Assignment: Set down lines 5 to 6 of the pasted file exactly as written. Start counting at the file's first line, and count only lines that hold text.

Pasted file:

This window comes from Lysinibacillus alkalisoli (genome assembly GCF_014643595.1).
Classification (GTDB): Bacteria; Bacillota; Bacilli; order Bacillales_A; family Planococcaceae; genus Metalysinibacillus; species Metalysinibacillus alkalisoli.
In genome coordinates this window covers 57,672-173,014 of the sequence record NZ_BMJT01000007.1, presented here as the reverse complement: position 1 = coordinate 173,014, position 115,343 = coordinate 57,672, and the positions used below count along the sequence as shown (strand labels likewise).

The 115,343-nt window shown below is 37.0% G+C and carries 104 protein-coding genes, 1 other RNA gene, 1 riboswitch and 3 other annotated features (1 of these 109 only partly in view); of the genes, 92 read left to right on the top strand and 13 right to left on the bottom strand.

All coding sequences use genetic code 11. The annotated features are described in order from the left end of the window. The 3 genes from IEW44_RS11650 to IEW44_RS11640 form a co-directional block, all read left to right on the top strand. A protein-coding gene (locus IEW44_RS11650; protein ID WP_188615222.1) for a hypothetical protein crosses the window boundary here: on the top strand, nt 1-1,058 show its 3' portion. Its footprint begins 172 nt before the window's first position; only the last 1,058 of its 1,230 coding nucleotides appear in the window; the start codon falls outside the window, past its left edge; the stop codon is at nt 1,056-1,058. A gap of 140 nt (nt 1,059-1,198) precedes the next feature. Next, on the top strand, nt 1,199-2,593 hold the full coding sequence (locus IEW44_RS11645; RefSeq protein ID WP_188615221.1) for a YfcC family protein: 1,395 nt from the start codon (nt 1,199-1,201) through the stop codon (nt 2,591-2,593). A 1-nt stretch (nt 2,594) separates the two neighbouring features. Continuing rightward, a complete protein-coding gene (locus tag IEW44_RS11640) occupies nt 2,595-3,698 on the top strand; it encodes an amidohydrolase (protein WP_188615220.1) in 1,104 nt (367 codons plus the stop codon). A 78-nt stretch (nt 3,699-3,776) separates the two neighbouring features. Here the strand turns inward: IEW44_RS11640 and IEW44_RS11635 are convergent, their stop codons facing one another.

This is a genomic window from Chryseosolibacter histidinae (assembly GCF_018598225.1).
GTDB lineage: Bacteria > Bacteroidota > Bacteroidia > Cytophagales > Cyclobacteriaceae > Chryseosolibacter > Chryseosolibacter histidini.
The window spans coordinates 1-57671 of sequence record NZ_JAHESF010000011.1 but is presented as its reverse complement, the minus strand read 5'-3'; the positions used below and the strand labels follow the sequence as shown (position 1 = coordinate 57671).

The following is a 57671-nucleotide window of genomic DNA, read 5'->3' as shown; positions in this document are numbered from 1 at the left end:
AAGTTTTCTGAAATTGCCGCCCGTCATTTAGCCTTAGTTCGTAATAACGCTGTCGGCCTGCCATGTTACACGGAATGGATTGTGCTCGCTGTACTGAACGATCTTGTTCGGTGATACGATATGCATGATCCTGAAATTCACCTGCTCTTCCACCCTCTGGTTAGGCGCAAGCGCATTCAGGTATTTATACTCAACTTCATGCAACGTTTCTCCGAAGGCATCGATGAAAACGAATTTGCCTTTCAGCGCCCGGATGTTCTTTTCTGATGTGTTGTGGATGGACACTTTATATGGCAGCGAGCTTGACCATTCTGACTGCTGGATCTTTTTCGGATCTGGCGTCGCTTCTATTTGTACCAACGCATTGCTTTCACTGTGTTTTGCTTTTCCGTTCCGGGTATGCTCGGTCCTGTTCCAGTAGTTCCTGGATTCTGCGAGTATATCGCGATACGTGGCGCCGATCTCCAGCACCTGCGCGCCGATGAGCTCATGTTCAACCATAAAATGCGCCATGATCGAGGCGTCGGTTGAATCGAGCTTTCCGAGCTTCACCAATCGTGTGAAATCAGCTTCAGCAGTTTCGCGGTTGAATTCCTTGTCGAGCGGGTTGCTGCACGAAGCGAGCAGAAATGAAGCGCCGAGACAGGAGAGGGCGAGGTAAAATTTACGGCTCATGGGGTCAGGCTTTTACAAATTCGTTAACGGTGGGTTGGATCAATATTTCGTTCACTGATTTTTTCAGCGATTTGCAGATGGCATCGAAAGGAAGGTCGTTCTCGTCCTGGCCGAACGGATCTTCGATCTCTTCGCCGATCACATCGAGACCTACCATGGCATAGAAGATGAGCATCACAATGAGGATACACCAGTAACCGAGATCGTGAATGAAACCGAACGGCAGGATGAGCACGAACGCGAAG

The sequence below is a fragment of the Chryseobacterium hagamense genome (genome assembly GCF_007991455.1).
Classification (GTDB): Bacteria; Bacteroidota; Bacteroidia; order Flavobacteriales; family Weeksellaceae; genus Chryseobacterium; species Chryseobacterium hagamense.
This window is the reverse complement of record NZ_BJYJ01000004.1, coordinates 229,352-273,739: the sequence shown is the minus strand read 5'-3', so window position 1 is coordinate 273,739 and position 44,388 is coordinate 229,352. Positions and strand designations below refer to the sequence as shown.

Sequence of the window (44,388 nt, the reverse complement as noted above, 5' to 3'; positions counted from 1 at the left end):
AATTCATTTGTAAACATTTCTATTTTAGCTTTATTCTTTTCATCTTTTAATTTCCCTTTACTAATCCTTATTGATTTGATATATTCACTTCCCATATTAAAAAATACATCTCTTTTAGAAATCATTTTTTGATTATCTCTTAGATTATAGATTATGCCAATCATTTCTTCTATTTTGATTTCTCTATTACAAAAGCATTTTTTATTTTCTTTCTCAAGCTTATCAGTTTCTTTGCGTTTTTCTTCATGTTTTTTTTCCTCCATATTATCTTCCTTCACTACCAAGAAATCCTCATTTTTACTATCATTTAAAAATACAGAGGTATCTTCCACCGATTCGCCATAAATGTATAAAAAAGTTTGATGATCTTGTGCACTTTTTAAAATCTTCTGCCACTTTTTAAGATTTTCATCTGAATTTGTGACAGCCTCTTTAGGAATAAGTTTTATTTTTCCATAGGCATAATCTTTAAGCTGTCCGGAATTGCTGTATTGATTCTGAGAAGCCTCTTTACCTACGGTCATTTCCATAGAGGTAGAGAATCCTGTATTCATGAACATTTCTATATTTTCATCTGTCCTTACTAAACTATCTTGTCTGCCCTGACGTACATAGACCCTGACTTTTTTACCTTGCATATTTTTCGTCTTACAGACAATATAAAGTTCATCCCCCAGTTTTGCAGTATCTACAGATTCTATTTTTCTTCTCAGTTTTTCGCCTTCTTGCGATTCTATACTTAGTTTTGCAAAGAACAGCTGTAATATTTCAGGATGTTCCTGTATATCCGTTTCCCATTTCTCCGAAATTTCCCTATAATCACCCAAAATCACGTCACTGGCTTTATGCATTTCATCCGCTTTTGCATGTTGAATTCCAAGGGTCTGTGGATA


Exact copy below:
All coding sequences use genetic code 11. The annotated features are described in order from the left end of the window. The 3 genes from IEW44_RS11650 to IEW44_RS11640 form a co-directional block, all read left to right on the top strand. A protein-coding gene (locus IEW44_RS11650; protein ID WP_188615222.1) for a hypothetical protein crosses the window boundary here: on the top strand, nt 1-1,058 show its 3' portion. Its footprint begins 172 nt before the window's first position; only the last 1,058 of its 1,230 coding nucleotides appear in the window; the start codon falls outside the window, past its left edge; the stop codon is at nt 1,056-1,058. A gap of 140 nt (nt 1,059-1,198) precedes the next feature. Next, on the top strand, nt 1,199-2,593 hold the full coding sequence (locus IEW44_RS11645; RefSeq protein ID WP_188615221.1) for a YfcC family protein: 1,395 nt from the start codon (nt 1,199-1,201) through the stop codon (nt 2,591-2,593). A 1-nt stretch (nt 2,594) separates the two neighbouring features. Continuing rightward, a complete protein-coding gene (locus tag IEW44_RS11640) occupies nt 2,595-3,698 on the top strand; it encodes an amidohydrolase (protein WP_188615220.1) in 1,104 nt (367 codons plus the stop codon). A 78-nt stretch (nt 3,699-3,776) separates the two neighbouring features. Here the strand turns inward: IEW44_RS11640 and IEW44_RS11635 are convergent, their stop codons facing one another.

This is a genomic window from Chryseosolibacter histidinae (assembly GCF_018598225.1).